Cambodia’s Prime Minister Hun Sen is ramping up the pressure on the country’s beleaguered opposition forces as the country moves to a national election on Sunday, despite the near-total lack of opposition to his ruling Cambodian People’s Party (CPP).
Much of the government’s efforts over the past week have been directed at members of opposition parties who are advocating for voters to submit spoiled or invalid ballots as a form of political protest.
Since July 14, the Cambodian authorities have arrested four members of the opposition Candlelight Party (CLP), which has been barred from taking part in the election on bogus administrative grounds, for advocating an election boycott. On Monday, it also fined 17 exiled opposition politicians for doing the same and banned them from holding elected office for at least 20 years. These included the party’s former president, Sam Rainsy, and six other members of the banned Cambodia National Rescue Party (CNRP), which was outlawed ahead of the 2018 election.
These moves came after the CPP-controlled National Election Committee (NEC) announced that it would take legal action against anyone calling for voters to spoil their ballots. The legal basis for this was provided by amendments to the election law that sailed through the National Assembly on June 23, which made it illegal to advocate boycotting an election or deliberately spoiling a ballot. The changes also barred anyone who boycotts the election from running as a candidate in future elections, a move designed at least in part to ensure the premature retirement of the many CNRP leaders in exile.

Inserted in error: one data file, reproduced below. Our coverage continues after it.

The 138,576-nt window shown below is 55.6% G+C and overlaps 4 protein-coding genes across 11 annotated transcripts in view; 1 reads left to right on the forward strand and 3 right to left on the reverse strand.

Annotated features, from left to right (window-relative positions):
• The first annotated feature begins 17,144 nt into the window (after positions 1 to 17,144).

It also emerged this week that the government has ordered local ISPs to block a number of independent media websites, which have reported on the intensifying crackdown in trying circumstances. According to the local news site Camboja, which obtained the July 12 order from the Telecommunications Regulator of Cambodia (and thereby presumably placed itself next in the firing line), these included the U.S.-funded broadcaster Radio Free Asia, The Cambodia Daily, whose in-country operations were shut down in 2017, and the newly launched public database Kamnotra, run by the Cambodian Center for Independent Media.
Alongside these efforts, the government has also executed a granular campaign of harassment against CLP officials at the provincial level, as this report from the rights group Human Rights Watch details.
Taking its efforts as a whole – and the political climate has been growing gradually chillier for at least the past year – the CPP has now far exceeded the level of repression necessary to ensure a basic victory on July 23. As the CNRP put it in a statement on Monday, “the run-up to the elections has been characterized by an environment of extreme repression and intimidation.”
But then, this election is about much more than a democratic exercise. It is both the culmination of a political process – the renewal of the CPP’s rule for a further five years in an atmosphere of pomp and acclamation – and the beginning of one: namely, the long-planned generational transition within the CPP, which will see Hun Sen hand over power to his son Hun Manet. Such is the delicacy of this process, and such is its importance to the long-term preservation of Hun Sen’s political legacy and dispensation, that the Cambodian leader sees no measure as too excessive.